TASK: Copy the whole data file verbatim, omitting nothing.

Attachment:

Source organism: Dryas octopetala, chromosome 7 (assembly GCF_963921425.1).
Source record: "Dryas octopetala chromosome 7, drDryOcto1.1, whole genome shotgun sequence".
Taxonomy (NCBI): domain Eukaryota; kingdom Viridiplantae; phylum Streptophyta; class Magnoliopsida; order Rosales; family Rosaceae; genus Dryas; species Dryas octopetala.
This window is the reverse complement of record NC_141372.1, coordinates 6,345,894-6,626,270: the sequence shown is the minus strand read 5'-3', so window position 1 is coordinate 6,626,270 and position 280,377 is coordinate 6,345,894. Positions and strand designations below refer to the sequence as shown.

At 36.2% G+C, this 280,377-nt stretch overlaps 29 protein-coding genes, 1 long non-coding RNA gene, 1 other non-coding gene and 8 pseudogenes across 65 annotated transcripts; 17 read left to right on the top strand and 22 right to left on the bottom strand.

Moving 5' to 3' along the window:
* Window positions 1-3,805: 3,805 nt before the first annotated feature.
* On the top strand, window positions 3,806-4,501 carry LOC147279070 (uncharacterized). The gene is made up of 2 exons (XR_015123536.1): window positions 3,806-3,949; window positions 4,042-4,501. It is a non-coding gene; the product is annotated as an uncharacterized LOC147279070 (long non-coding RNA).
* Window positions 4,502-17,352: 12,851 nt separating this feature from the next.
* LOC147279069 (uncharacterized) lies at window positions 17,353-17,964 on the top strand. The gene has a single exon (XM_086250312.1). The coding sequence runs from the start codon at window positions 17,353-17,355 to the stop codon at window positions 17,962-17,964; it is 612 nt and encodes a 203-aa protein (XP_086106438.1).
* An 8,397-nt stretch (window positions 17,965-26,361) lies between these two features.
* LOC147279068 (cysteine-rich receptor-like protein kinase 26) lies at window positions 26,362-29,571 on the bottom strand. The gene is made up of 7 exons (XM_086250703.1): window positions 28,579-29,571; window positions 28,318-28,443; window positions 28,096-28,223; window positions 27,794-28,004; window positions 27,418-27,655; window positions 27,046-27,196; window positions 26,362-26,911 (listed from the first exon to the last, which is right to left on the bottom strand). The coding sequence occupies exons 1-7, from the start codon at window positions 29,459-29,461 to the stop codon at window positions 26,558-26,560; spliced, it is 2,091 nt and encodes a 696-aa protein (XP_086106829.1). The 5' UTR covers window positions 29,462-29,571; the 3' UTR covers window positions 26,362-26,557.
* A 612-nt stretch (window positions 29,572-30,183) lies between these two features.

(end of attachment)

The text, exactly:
Source organism: Dryas octopetala, chromosome 7 (assembly GCF_963921425.1).
Source record: "Dryas octopetala chromosome 7, drDryOcto1.1, whole genome shotgun sequence".
Taxonomy (NCBI): domain Eukaryota; kingdom Viridiplantae; phylum Streptophyta; class Magnoliopsida; order Rosales; family Rosaceae; genus Dryas; species Dryas octopetala.
This window is the reverse complement of record NC_141372.1, coordinates 6,345,894-6,626,270: the sequence shown is the minus strand read 5'-3', so window position 1 is coordinate 6,626,270 and position 280,377 is coordinate 6,345,894. Positions and strand designations below refer to the sequence as shown.

At 36.2% G+C, this 280,377-nt stretch overlaps 29 protein-coding genes, 1 long non-coding RNA gene, 1 other non-coding gene and 8 pseudogenes across 65 annotated transcripts; 17 read left to right on the top strand and 22 right to left on the bottom strand.

Moving 5' to 3' along the window:
* Window positions 1-3,805: 3,805 nt before the first annotated feature.
* On the top strand, window positions 3,806-4,501 carry LOC147279070 (uncharacterized). The gene is made up of 2 exons (XR_015123536.1): window positions 3,806-3,949; window positions 4,042-4,501. It is a non-coding gene; the product is annotated as an uncharacterized LOC147279070 (long non-coding RNA).
* Window positions 4,502-17,352: 12,851 nt separating this feature from the next.
* LOC147279069 (uncharacterized) lies at window positions 17,353-17,964 on the top strand. The gene has a single exon (XM_086250312.1). The coding sequence runs from the start codon at window positions 17,353-17,355 to the stop codon at window positions 17,962-17,964; it is 612 nt and encodes a 203-aa protein (XP_086106438.1).
* An 8,397-nt stretch (window positions 17,965-26,361) lies between these two features.
* LOC147279068 (cysteine-rich receptor-like protein kinase 26) lies at window positions 26,362-29,571 on the bottom strand. The gene is made up of 7 exons (XM_086250703.1): window positions 28,579-29,571; window positions 28,318-28,443; window positions 28,096-28,223; window positions 27,794-28,004; window positions 27,418-27,655; window positions 27,046-27,196; window positions 26,362-26,911 (listed from the first exon to the last, which is right to left on the bottom strand). The coding sequence occupies exons 1-7, from the start codon at window positions 29,459-29,461 to the stop codon at window positions 26,558-26,560; spliced, it is 2,091 nt and encodes a 696-aa protein (XP_086106829.1). The 5' UTR covers window positions 29,462-29,571; the 3' UTR covers window positions 26,362-26,557.
* A 612-nt stretch (window positions 29,572-30,183) lies between these two features.